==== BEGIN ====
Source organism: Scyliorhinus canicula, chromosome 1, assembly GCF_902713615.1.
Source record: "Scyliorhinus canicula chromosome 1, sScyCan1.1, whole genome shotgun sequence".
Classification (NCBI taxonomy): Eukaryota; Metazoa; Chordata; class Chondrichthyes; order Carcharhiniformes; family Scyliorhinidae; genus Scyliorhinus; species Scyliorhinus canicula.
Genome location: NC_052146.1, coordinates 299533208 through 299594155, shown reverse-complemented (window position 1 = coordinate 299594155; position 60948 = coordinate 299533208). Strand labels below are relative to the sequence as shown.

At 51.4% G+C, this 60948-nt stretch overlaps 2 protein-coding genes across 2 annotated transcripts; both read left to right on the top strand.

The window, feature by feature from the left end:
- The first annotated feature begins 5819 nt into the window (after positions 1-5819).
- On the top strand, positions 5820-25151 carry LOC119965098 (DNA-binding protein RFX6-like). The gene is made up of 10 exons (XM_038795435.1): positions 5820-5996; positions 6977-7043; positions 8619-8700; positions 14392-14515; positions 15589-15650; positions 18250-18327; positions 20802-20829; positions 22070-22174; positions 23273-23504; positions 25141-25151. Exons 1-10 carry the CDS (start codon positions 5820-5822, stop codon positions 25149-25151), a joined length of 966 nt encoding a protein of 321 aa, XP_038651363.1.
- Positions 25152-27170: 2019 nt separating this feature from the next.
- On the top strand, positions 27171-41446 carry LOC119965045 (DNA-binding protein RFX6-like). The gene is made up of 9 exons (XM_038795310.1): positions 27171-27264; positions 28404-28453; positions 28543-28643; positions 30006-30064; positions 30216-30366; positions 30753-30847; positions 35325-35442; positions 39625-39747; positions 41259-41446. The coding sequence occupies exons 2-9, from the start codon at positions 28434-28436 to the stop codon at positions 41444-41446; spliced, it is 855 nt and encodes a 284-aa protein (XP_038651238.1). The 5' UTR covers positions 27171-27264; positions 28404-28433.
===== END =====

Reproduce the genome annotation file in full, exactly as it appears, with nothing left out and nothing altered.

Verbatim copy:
Source organism: Scyliorhinus canicula, chromosome 1, assembly GCF_902713615.1.
Source record: "Scyliorhinus canicula chromosome 1, sScyCan1.1, whole genome shotgun sequence".
Classification (NCBI taxonomy): Eukaryota; Metazoa; Chordata; class Chondrichthyes; order Carcharhiniformes; family Scyliorhinidae; genus Scyliorhinus; species Scyliorhinus canicula.
Genome location: NC_052146.1, coordinates 299533208 through 299594155, shown reverse-complemented (window position 1 = coordinate 299594155; position 60948 = coordinate 299533208). Strand labels below are relative to the sequence as shown.

At 51.4% G+C, this 60948-nt stretch overlaps 2 protein-coding genes across 2 annotated transcripts; both read left to right on the top strand.

The window, feature by feature from the left end:
- The first annotated feature begins 5819 nt into the window (after positions 1-5819).
- On the top strand, positions 5820-25151 carry LOC119965098 (DNA-binding protein RFX6-like). The gene is made up of 10 exons (XM_038795435.1): positions 5820-5996; positions 6977-7043; positions 8619-8700; positions 14392-14515; positions 15589-15650; positions 18250-18327; positions 20802-20829; positions 22070-22174; positions 23273-23504; positions 25141-25151. Exons 1-10 carry the CDS (start codon positions 5820-5822, stop codon positions 25149-25151), a joined length of 966 nt encoding a protein of 321 aa, XP_038651363.1.
- Positions 25152-27170: 2019 nt separating this feature from the next.
- On the top strand, positions 27171-41446 carry LOC119965045 (DNA-binding protein RFX6-like). The gene is made up of 9 exons (XM_038795310.1): positions 27171-27264; positions 28404-28453; positions 28543-28643; positions 30006-30064; positions 30216-30366; positions 30753-30847; positions 35325-35442; positions 39625-39747; positions 41259-41446. The coding sequence occupies exons 2-9, from the start codon at positions 28434-28436 to the stop codon at positions 41444-41446; spliced, it is 855 nt and encodes a 284-aa protein (XP_038651238.1). The 5' UTR covers positions 27171-27264; positions 28404-28433.